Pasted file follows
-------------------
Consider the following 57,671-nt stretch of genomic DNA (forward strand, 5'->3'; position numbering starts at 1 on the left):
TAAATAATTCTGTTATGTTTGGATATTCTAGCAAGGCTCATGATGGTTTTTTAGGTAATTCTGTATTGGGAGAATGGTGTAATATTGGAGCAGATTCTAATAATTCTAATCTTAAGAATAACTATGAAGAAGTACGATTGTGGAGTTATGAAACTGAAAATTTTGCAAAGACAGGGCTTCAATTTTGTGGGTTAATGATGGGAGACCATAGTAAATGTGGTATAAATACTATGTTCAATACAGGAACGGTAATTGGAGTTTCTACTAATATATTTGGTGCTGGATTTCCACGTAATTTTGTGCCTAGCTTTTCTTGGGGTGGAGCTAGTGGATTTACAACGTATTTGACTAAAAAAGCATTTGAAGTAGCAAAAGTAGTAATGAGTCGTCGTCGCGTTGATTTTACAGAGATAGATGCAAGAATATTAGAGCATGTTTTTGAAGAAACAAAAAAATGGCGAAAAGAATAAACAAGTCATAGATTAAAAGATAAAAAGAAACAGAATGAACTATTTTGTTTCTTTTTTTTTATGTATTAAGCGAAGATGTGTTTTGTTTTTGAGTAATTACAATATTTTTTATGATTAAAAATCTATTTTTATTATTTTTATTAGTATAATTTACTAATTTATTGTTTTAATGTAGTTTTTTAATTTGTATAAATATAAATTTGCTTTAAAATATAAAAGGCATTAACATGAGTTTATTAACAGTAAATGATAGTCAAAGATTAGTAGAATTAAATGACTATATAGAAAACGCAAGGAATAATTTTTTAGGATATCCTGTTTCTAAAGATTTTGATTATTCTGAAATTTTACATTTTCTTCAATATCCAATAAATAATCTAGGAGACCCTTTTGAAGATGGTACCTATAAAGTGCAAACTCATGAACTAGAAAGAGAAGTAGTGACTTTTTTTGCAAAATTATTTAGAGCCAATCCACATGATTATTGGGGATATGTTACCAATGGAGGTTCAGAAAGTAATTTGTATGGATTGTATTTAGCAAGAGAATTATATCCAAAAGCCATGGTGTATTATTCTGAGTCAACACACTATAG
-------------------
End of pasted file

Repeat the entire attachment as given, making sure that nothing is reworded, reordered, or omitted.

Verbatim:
Consider the following 57,671-nt stretch of genomic DNA (forward strand, 5'->3'; position numbering starts at 1 on the left):
TAAATAATTCTGTTATGTTTGGATATTCTAGCAAGGCTCATGATGGTTTTTTAGGTAATTCTGTATTGGGAGAATGGTGTAATATTGGAGCAGATTCTAATAATTCTAATCTTAAGAATAACTATGAAGAAGTACGATTGTGGAGTTATGAAACTGAAAATTTTGCAAAGACAGGGCTTCAATTTTGTGGGTTAATGATGGGAGACCATAGTAAATGTGGTATAAATACTATGTTCAATACAGGAACGGTAATTGGAGTTTCTACTAATATATTTGGTGCTGGATTTCCACGTAATTTTGTGCCTAGCTTTTCTTGGGGTGGAGCTAGTGGATTTACAACGTATTTGACTAAAAAAGCATTTGAAGTAGCAAAAGTAGTAATGAGTCGTCGTCGCGTTGATTTTACAGAGATAGATGCAAGAATATTAGAGCATGTTTTTGAAGAAACAAAAAAATGGCGAAAAGAATAAACAAGTCATAGATTAAAAGATAAAAAGAAACAGAATGAACTATTTTGTTTCTTTTTTTTTATGTATTAAGCGAAGATGTGTTTTGTTTTTGAGTAATTACAATATTTTTTATGATTAAAAATCTATTTTTATTATTTTTATTAGTATAATTTACTAATTTATTGTTTTAATGTAGTTTTTTAATTTGTATAAATATAAATTTGCTTTAAAATATAAAAGGCATTAACATGAGTTTATTAACAGTAAATGATAGTCAAAGATTAGTAGAATTAAATGACTATATAGAAAACGCAAGGAATAATTTTTTAGGATATCCTGTTTCTAAAGATTTTGATTATTCTGAAATTTTACATTTTCTTCAATATCCAATAAATAATCTAGGAGACCCTTTTGAAGATGGTACCTATAAAGTGCAAACTCATGAACTAGAAAGAGAAGTAGTGACTTTTTTTGCAAAATTATTTAGAGCCAATCCACATGATTATTGGGGATATGTTACCAATGGAGGTTCAGAAAGTAATTTGTATGGATTGTATTTAGCAAGAGAATTATATCCAAAAGCCATGGTGTATTATTCTGAGTCAACACACTATAG